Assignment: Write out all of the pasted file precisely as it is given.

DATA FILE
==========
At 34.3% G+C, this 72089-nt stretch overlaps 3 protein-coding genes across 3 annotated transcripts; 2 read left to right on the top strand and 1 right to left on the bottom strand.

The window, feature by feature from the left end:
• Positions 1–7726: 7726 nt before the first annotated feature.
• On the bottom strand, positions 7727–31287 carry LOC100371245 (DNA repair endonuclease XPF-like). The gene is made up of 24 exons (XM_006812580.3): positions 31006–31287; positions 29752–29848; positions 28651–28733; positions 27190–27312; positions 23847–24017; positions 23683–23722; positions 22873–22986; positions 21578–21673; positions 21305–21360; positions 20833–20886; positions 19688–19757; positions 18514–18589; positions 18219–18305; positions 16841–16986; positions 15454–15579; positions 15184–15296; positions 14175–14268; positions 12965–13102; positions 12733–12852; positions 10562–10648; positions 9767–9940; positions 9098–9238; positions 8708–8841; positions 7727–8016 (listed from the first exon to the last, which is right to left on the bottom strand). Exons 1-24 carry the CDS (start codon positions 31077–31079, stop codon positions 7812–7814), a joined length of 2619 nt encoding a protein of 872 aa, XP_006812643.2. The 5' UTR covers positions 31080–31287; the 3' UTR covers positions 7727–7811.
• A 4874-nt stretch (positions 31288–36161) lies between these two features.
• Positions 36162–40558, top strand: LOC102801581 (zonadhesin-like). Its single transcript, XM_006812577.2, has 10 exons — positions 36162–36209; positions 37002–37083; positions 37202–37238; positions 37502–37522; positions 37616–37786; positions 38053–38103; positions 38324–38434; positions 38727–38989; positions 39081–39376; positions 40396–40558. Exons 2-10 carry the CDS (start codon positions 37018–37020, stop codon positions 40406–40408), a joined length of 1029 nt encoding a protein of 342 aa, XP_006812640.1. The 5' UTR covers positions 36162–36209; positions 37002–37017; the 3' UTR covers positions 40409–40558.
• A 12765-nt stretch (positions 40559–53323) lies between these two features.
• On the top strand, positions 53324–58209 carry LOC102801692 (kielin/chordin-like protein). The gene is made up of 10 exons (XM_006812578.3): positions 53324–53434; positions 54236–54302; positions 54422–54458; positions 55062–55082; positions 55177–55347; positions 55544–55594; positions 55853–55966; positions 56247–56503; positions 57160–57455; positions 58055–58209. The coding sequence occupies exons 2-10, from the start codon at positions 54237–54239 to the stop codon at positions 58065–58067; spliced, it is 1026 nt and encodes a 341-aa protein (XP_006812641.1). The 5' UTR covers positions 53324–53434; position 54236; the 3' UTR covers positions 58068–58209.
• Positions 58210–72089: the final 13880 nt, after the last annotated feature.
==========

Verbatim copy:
At 34.3% G+C, this 72089-nt stretch overlaps 3 protein-coding genes across 3 annotated transcripts; 2 read left to right on the top strand and 1 right to left on the bottom strand.

The window, feature by feature from the left end:
• Positions 1–7726: 7726 nt before the first annotated feature.
• On the bottom strand, positions 7727–31287 carry LOC100371245 (DNA repair endonuclease XPF-like). The gene is made up of 24 exons (XM_006812580.3): positions 31006–31287; positions 29752–29848; positions 28651–28733; positions 27190–27312; positions 23847–24017; positions 23683–23722; positions 22873–22986; positions 21578–21673; positions 21305–21360; positions 20833–20886; positions 19688–19757; positions 18514–18589; positions 18219–18305; positions 16841–16986; positions 15454–15579; positions 15184–15296; positions 14175–14268; positions 12965–13102; positions 12733–12852; positions 10562–10648; positions 9767–9940; positions 9098–9238; positions 8708–8841; positions 7727–8016 (listed from the first exon to the last, which is right to left on the bottom strand). Exons 1-24 carry the CDS (start codon positions 31077–31079, stop codon positions 7812–7814), a joined length of 2619 nt encoding a protein of 872 aa, XP_006812643.2. The 5' UTR covers positions 31080–31287; the 3' UTR covers positions 7727–7811.
• A 4874-nt stretch (positions 31288–36161) lies between these two features.
• Positions 36162–40558, top strand: LOC102801581 (zonadhesin-like). Its single transcript, XM_006812577.2, has 10 exons — positions 36162–36209; positions 37002–37083; positions 37202–37238; positions 37502–37522; positions 37616–37786; positions 38053–38103; positions 38324–38434; positions 38727–38989; positions 39081–39376; positions 40396–40558. Exons 2-10 carry the CDS (start codon positions 37018–37020, stop codon positions 40406–40408), a joined length of 1029 nt encoding a protein of 342 aa, XP_006812640.1. The 5' UTR covers positions 36162–36209; positions 37002–37017; the 3' UTR covers positions 40409–40558.
• A 12765-nt stretch (positions 40559–53323) lies between these two features.
• On the top strand, positions 53324–58209 carry LOC102801692 (kielin/chordin-like protein). The gene is made up of 10 exons (XM_006812578.3): positions 53324–53434; positions 54236–54302; positions 54422–54458; positions 55062–55082; positions 55177–55347; positions 55544–55594; positions 55853–55966; positions 56247–56503; positions 57160–57455; positions 58055–58209. The coding sequence occupies exons 2-10, from the start codon at positions 54237–54239 to the stop codon at positions 58065–58067; spliced, it is 1026 nt and encodes a 341-aa protein (XP_006812641.1). The 5' UTR covers positions 53324–53434; position 54236; the 3' UTR covers positions 58068–58209.
• Positions 58210–72089: the final 13880 nt, after the last annotated feature.